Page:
Therapy Center of Philadelphia nurtures individual well-being and personal growth by providing high-quality, affordable psychotherapeutic services in a feminist environment for women and transgender communities. We create this feminist environment through supporting client empowerment, collaboration, a de-emphasis on diagnosis, and on the recognition that the way in which we experience oppression is influenced and shaped by our concurrent identities.
Philadelphia Family Pride is a non-profit membership organization for LGBT parents, prospective parents and their children in the greater Philadelphia region.
by Sandra Telep
Each year for the past five years, Philadelphia Family Pride has hosted the Family Matters Conference for LGBT parents and prospective parents who are looking to learn, connect and share. It’s one of our most popular events and has become a valuable community resource. If you haven’t registered yet, here is why you should:1. Topic: This year’s conference theme is “Our Families and the Future” and workshops will span subjects like social media, family planning and marriage. There’s something for everyone! Read more about the day’s schedule and programming.
2. Childcare: Participating in conferences can be challenging when you have young kids – that’s why PFP includes childcare in the cost of registration! Now you can focus on the discussion and your kids can have fun.
3. Location: This year the conference is at The Philadelphia School in Center City – this central location ensures no one has to travel too far to attend.
4. Sponsors: We’ve got a great list of sponsors that are helping make all this available to the community at a low price! ($20/adult for PFP members and $30/adult for non-members) If this is out of your reach, scholarships are available. Be sure to stop by the sponsor tables to thank them for making this event possible!
5. Community: Meet and connect with other parents and prospective parents that have gone/are going through a similar journey to yours.
This year’s conference is shaping up to be fantastic and we look forward to seeing you there! Register now!
by Robin Matthews
I haven’t had to explain our family to anybody in a long time.
Our son has been in the same daycare/preschool for nearly five years and, outside of a passing comment, we rarely have to out ourselves anymore. But this year is kindergarten. New school, new teachers, new parents, new kids. It’s all new. And although we live in a fairly progressive town and I know we’re not the only same-sex-headed household, the sense of difference is more palpable than it has been in years.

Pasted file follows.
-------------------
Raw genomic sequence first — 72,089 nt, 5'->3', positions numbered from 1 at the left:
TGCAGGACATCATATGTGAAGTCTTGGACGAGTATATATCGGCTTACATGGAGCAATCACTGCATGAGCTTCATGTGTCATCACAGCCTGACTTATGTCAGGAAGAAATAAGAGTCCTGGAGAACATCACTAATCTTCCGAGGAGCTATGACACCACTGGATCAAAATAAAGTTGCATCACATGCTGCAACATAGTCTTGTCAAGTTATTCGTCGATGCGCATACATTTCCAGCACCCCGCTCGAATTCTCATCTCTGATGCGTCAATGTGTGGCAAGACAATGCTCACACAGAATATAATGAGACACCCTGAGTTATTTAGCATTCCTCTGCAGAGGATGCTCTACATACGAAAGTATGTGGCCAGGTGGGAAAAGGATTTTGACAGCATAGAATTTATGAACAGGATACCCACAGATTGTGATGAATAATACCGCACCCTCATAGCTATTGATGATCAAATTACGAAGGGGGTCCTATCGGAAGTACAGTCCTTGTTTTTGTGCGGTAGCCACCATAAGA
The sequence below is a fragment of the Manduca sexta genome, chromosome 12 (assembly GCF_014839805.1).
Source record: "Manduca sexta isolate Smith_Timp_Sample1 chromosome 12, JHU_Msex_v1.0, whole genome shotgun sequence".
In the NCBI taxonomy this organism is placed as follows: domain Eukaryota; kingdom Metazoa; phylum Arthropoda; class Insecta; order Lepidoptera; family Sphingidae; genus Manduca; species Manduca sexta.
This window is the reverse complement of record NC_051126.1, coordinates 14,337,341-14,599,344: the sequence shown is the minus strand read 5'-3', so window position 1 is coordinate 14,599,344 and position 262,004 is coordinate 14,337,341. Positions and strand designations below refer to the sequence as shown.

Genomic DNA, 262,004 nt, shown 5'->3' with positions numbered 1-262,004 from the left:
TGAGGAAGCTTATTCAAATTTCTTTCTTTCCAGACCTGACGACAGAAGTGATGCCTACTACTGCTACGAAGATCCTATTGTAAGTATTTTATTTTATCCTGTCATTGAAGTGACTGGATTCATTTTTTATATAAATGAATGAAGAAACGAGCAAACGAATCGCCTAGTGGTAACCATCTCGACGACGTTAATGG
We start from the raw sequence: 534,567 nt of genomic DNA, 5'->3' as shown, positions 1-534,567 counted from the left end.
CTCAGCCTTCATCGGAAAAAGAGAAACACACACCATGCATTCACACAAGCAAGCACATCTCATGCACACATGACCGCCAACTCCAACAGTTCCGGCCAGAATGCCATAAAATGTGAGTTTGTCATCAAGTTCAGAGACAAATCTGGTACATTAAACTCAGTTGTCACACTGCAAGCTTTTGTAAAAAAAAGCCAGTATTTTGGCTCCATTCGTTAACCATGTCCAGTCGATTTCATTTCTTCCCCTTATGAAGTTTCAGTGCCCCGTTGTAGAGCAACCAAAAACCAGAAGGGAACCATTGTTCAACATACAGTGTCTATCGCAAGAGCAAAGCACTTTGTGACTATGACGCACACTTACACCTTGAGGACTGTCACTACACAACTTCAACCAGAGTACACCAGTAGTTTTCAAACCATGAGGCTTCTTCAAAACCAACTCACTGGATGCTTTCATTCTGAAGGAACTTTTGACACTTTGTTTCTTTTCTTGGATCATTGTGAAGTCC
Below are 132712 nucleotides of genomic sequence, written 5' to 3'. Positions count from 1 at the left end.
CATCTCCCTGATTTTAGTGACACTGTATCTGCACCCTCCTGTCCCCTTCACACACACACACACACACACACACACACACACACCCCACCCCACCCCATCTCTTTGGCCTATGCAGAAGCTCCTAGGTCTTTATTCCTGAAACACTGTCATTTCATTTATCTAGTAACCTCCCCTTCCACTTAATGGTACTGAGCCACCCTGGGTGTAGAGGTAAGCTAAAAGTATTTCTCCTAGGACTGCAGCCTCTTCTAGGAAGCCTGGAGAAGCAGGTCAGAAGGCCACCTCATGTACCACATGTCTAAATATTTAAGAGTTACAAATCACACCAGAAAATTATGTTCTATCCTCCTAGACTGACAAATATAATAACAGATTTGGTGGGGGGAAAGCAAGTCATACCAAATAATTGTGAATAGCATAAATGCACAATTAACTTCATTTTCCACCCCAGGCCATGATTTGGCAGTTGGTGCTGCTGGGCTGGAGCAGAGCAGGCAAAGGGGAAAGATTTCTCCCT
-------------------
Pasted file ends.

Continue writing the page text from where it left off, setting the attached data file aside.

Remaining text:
I haven’t yet experienced any negativity; teachers, parents, and administrators alike seem to roll with it as soon as we disclose and, in fact, it has felt like it might even make us more desirable as friends to some families. But, despite the apparent acceptance, it’s clear that we are not the norm. I imagine it might be different in West Philly or Mt. Airy, but here in Delaware County, the families in the public elementary schools are definitely of the “One-Mom-One-Dad” variety.
I told myself that I would wait a few weeks to let my son settle in before I approached the district with my first concern: the back-to-school forms. On every one, I had to cross out “father” and write in “mother” and while I understand that it’s probably an antiquated state-issued document, there doesn’t seem to be any legitimate reason why it can’t be “parent.” I’m sure other similar things will arise as the year goes on and I will address those too. I am not looking to cause trouble or come barreling in with my big, gay mouth and stir things up, but I do see the need for some education and awareness. Our son has a lot of years ahead of him in this district.
Already, just in the first two weeks, I have outed our family to the parent of a classmate, my son’s kindergarten teacher, his before-school care director, and my co-homeroom mom. That’s four people — with many more undoubtedly to come. My son, while understanding that his family is not like all families, still introduces his parents without shame or anxiety. He has a Mama and a Mommy and figures it’s just as acceptable as any other pairing. At some point though, I expect he will be faced with some pushback when he outs his family to new friends and teachers. There will likely be, at least once, a kid whose expression is more disdain than confusion. An adult whose response is more scorn than curiosity.
As a parent, I have mixed feelings about this. On the one hand, I think it’s important to be unapologetically authentic. But on the other hand, I want to protect his tender heart. My hope is that with each passing year, the world at large becomes more accepting, more understanding, and — above all — more intuitive. That the “Muffins with Moms” and “Donuts with Dads” events become “Snacks with Parents” That kids and adults alike ask about family structures instead of assuming. And, at the very least, that school forms become gender-neutral.